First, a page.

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MJ09MJ09 

Batch Apex - can execute() invocations run concurrently?

I have a Batch Apex process that runs for a long time (several hours) over a large set of records. One of the things the job's execute() method does is to query for a bunch of records, and then do an upsert on them. This job is the *only* bit of Apex code that modifies these records. Users can't modify these records through the UI -- the records are visible to users only in that they contribute to roll-up summary fields on a parent object.

 

I just started getting occasional "Unable to obtain exclusive access to this record" errors. Since the batch job's execute() method is the only code that tries to update (upsert) these records, I'm wondering if it's possible that multiple invocations of the execute() method are running at the same time. That's the only possible reason I can think of for this error to occur.

 

So:

 

1. Is it possible for the execute() method to be running more than once at the same time? (I've already confirmed that the batch job was launched only once.)

 

2. If the only Apex code that touches these records is in the execute() method, what else might be responsible for this error?

 

Thanks!

Best Answer chosen by Admin (Salesforce Developers) 
MJ09MJ09

Filed a Case to ask this question, and got this response from Tech Support:

 

1. Is it possible for the execute() method to be running more than once at the same time? (I've already confirmed that the batch job was launched only once.)

A:

All execute methods for batches within a batch job are synchronous so they will not "trip" over each other.

 

2. If the only Apex code that touches these records is in the execute() method, what else might be responsible for this error?

 

A:

Possible actions which execute outside of the scope of transaction for the batch operation.

: rollup summary fields This is a common occurrence

: Time based workflow which execute outside of the scope of transaction for the batch operation. This is not common.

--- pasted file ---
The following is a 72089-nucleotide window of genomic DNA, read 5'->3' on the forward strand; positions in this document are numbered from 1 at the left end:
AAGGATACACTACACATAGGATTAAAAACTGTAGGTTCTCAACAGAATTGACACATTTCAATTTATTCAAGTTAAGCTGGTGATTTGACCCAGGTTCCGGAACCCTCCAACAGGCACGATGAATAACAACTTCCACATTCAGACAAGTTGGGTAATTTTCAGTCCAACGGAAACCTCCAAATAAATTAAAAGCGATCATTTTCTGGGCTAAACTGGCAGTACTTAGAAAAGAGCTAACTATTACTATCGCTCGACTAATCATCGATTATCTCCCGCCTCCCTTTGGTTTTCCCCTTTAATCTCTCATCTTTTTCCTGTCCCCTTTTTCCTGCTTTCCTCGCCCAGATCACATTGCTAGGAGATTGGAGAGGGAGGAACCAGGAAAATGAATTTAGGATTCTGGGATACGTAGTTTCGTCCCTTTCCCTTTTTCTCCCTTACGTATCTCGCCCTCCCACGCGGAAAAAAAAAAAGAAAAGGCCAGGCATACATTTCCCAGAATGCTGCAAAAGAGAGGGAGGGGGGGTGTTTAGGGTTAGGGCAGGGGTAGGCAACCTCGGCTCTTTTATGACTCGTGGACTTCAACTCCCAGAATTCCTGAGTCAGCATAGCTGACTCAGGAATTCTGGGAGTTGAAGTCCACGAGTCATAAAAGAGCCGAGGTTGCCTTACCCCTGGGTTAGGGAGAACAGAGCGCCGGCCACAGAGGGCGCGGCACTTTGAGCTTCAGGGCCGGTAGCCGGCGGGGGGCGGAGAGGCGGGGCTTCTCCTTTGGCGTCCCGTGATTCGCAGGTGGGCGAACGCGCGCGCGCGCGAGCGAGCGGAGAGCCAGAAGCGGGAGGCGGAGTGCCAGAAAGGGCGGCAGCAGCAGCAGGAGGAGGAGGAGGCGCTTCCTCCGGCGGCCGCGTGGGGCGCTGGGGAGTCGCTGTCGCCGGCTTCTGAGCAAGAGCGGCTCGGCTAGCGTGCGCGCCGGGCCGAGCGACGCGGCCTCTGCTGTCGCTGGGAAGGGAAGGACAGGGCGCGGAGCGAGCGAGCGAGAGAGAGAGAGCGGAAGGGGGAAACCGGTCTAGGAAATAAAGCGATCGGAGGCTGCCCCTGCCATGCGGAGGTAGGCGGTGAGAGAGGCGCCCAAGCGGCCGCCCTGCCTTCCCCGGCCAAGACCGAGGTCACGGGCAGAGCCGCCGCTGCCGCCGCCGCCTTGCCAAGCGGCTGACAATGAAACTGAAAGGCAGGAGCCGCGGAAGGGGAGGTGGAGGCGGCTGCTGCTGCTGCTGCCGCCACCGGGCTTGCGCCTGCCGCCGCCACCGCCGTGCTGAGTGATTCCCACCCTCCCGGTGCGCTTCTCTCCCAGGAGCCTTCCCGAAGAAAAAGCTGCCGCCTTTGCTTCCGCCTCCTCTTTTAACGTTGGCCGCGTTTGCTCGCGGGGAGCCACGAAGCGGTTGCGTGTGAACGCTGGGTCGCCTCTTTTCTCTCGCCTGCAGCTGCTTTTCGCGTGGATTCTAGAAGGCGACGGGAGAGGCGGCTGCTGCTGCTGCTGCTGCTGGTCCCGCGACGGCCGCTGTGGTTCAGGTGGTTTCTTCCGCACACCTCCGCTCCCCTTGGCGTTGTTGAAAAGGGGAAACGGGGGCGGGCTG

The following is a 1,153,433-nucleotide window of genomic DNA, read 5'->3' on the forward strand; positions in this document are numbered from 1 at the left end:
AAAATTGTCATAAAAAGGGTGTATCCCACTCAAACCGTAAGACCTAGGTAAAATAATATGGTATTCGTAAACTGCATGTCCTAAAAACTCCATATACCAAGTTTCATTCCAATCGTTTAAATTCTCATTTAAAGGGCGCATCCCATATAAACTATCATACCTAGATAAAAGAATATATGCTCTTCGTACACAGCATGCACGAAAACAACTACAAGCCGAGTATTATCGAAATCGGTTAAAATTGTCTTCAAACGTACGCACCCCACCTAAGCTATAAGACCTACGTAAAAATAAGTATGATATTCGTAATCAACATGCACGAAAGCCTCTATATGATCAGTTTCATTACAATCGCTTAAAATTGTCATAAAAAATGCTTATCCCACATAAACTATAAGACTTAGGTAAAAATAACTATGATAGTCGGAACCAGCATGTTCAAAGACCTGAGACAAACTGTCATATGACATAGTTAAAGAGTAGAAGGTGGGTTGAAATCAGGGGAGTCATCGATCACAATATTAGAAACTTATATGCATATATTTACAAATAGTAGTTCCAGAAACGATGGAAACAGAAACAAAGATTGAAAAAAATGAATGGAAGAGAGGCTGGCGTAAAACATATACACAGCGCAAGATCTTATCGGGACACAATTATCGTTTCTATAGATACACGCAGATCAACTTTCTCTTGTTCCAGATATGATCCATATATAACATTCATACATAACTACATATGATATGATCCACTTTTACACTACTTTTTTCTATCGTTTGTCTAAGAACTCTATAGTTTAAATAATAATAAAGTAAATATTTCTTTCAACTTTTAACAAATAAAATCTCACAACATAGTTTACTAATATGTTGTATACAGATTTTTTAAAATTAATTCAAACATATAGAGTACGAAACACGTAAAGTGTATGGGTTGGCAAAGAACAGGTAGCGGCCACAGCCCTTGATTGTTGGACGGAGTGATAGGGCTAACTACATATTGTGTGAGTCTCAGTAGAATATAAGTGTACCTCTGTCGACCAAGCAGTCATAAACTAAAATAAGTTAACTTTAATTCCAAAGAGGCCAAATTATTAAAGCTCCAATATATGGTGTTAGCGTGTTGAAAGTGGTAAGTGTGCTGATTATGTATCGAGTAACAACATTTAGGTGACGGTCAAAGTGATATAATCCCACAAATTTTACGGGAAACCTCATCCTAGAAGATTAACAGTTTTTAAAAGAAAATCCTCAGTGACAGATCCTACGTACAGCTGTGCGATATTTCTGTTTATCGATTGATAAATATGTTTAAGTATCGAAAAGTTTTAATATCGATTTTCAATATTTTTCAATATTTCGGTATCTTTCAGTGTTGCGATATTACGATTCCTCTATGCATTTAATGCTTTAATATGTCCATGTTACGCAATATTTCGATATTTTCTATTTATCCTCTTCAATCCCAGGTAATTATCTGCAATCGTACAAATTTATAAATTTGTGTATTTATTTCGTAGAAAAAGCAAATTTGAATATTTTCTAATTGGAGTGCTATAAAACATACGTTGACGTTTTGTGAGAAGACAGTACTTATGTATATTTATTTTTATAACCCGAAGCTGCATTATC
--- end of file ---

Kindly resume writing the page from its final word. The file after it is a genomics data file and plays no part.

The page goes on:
For the rollup summary fields, a good practice to avoid this is to process the records grouped by the rollup parent record.

 

Also, an additional good practice is to first try an upsert in a try catch block. If you receive an error, reissue the upsert using the database method and then loop through the results to determine which records failed. You can either save the id's for later processing or logging of failure.

All Answers

Ritesh AswaneyRitesh Aswaney

Fair enough that only your Batch Job has exclusive rights to these records, however, they may have relationships to other objects (master/detail or lookup), which others have access to.

 

If as part of your batch job you're trying to update these related records, then it could so be that someone else is also trying to update these related records, eg. via triggers or workflows or such

 

MJ09MJ09

Thanks for your reply, but I'm about as sure as I can possibly be that only my batch process is updating these records. These records contribute to a roll-up summary, but they're really not exposed to users -- they're not shown on a related lists, and my users don't have any reason to see or update them, and don't even really know they exist. This particular org is very tightly controlled, so there are only a few users anyway, and I *know* they haven't been touching these records.